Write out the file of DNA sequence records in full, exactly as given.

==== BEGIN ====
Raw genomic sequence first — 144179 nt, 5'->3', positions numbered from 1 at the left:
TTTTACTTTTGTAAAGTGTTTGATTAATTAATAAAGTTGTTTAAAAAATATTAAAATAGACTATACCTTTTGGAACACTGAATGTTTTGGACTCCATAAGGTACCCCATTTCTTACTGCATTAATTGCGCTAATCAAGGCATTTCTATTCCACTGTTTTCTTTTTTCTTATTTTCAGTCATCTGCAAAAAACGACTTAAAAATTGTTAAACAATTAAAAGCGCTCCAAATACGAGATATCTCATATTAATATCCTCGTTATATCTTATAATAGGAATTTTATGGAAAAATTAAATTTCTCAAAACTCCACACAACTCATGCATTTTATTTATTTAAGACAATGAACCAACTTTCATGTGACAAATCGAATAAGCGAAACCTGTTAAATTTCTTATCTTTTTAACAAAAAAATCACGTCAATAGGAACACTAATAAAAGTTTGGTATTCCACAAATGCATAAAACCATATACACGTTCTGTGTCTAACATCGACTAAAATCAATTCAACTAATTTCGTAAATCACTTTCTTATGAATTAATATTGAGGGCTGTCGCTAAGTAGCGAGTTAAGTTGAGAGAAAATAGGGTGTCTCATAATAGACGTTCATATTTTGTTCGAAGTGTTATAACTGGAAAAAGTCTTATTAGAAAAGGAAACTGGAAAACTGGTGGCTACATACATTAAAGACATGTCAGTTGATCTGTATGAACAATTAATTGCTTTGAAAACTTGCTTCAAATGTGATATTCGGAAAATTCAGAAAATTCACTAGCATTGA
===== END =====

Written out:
Raw genomic sequence first — 144179 nt, 5'->3', positions numbered from 1 at the left:
TTTTACTTTTGTAAAGTGTTTGATTAATTAATAAAGTTGTTTAAAAAATATTAAAATAGACTATACCTTTTGGAACACTGAATGTTTTGGACTCCATAAGGTACCCCATTTCTTACTGCATTAATTGCGCTAATCAAGGCATTTCTATTCCACTGTTTTCTTTTTTCTTATTTTCAGTCATCTGCAAAAAACGACTTAAAAATTGTTAAACAATTAAAAGCGCTCCAAATACGAGATATCTCATATTAATATCCTCGTTATATCTTATAATAGGAATTTTATGGAAAAATTAAATTTCTCAAAACTCCACACAACTCATGCATTTTATTTATTTAAGACAATGAACCAACTTTCATGTGACAAATCGAATAAGCGAAACCTGTTAAATTTCTTATCTTTTTAACAAAAAAATCACGTCAATAGGAACACTAATAAAAGTTTGGTATTCCACAAATGCATAAAACCATATACACGTTCTGTGTCTAACATCGACTAAAATCAATTCAACTAATTTCGTAAATCACTTTCTTATGAATTAATATTGAGGGCTGTCGCTAAGTAGCGAGTTAAGTTGAGAGAAAATAGGGTGTCTCATAATAGACGTTCATATTTTGTTCGAAGTGTTATAACTGGAAAAAGTCTTATTAGAAAAGGAAACTGGAAAACTGGTGGCTACATACATTAAAGACATGTCAGTTGATCTGTATGAACAATTAATTGCTTTGAAAACTTGCTTCAAATGTGATATTCGGAAAATTCAGAAAATTCACTAGCATTGA